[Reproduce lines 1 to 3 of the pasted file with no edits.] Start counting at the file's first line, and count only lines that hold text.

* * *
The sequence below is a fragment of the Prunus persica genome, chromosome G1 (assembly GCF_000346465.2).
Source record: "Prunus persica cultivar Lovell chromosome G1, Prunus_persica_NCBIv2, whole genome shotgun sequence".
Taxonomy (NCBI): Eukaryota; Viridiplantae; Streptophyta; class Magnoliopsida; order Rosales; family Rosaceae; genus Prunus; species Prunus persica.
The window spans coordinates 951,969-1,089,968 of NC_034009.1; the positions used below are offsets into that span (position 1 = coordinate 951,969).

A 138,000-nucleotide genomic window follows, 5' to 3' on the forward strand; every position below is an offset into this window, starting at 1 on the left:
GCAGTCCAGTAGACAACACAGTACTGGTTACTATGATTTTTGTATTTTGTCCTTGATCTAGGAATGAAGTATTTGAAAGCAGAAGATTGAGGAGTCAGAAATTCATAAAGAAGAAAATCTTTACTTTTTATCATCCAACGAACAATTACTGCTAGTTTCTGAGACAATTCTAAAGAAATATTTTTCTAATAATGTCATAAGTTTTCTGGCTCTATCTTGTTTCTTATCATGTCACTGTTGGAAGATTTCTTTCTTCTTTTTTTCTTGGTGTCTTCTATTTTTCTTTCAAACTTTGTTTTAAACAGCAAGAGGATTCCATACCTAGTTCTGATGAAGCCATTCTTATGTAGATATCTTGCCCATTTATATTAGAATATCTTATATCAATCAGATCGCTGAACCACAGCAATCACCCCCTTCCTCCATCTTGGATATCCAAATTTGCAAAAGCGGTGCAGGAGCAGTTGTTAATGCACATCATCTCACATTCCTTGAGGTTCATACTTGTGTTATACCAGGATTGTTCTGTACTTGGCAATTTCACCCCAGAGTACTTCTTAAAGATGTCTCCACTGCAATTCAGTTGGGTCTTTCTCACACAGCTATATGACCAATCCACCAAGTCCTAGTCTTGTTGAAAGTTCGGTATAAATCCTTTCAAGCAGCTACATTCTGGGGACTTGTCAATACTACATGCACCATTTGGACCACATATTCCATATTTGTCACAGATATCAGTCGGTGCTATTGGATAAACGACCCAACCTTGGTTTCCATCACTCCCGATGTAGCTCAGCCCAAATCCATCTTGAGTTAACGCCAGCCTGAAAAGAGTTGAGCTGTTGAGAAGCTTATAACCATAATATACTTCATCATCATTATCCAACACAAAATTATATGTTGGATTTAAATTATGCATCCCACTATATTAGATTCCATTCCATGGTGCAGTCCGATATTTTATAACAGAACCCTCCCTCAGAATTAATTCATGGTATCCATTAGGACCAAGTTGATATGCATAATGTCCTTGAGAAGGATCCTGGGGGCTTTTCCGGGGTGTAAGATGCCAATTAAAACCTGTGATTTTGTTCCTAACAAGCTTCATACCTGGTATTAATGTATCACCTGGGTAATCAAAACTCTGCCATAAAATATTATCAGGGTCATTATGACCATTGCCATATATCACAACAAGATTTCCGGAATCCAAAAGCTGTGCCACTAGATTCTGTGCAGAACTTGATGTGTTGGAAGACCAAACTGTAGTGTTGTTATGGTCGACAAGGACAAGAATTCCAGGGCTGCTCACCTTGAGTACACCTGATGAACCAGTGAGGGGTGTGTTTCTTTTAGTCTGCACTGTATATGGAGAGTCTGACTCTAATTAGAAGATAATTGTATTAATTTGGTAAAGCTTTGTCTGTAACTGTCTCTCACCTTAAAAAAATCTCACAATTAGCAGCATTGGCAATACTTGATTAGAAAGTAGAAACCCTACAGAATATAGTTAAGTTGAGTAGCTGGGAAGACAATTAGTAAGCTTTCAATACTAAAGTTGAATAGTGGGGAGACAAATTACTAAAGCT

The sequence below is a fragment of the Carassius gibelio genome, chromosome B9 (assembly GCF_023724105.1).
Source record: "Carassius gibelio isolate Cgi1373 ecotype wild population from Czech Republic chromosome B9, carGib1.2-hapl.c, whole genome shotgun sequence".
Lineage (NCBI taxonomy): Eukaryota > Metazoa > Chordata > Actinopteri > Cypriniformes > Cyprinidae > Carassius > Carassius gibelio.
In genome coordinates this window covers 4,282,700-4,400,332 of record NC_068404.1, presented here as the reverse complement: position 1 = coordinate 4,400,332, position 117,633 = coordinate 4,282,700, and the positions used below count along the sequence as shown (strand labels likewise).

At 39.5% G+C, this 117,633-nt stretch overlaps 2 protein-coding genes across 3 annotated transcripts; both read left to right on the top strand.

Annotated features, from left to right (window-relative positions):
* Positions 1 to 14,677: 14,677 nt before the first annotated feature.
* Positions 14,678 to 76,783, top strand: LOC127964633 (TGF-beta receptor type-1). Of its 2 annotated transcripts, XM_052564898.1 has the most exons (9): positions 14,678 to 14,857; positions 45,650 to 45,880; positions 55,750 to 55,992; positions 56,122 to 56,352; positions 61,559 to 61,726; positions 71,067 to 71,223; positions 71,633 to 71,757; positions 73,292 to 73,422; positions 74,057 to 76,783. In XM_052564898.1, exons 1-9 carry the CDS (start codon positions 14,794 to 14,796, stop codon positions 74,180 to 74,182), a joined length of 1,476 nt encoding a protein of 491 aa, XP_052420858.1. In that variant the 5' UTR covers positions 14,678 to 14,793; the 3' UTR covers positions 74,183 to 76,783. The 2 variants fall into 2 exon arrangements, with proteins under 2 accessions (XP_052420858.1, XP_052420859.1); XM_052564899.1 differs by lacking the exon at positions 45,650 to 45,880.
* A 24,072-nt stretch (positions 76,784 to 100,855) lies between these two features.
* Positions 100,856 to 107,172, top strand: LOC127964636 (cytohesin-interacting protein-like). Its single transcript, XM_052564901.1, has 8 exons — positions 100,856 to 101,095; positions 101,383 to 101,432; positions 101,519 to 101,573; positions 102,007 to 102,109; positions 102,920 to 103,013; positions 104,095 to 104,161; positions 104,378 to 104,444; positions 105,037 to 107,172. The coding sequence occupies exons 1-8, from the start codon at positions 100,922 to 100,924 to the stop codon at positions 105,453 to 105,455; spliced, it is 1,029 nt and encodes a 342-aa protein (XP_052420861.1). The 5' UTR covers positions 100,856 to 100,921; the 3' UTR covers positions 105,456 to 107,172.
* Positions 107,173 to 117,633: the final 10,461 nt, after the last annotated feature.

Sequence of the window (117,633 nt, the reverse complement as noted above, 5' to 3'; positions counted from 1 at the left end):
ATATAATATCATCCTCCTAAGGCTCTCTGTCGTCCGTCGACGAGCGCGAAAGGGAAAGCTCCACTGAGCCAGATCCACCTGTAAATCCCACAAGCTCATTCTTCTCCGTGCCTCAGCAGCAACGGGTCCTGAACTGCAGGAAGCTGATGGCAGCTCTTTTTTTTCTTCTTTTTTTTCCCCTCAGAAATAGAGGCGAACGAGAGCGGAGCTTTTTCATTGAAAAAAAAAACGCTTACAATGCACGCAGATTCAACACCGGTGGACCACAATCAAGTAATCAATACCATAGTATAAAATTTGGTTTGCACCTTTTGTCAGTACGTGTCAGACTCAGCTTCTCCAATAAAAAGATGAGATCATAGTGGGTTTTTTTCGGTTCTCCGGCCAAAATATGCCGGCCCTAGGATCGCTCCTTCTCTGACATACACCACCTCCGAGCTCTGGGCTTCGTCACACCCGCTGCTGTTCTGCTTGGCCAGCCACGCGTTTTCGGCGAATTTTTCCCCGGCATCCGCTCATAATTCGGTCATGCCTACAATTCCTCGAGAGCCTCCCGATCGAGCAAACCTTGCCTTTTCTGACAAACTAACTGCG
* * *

The sequence below is a fragment of the Prunus persica genome, chromosome G1 (assembly GCF_000346465.2).
Source record: "Prunus persica cultivar Lovell chromosome G1, Prunus_persica_NCBIv2, whole genome shotgun sequence".
Taxonomy (NCBI): Eukaryota; Viridiplantae; Streptophyta; class Magnoliopsida; order Rosales; family Rosaceae; genus Prunus; species Prunus persica.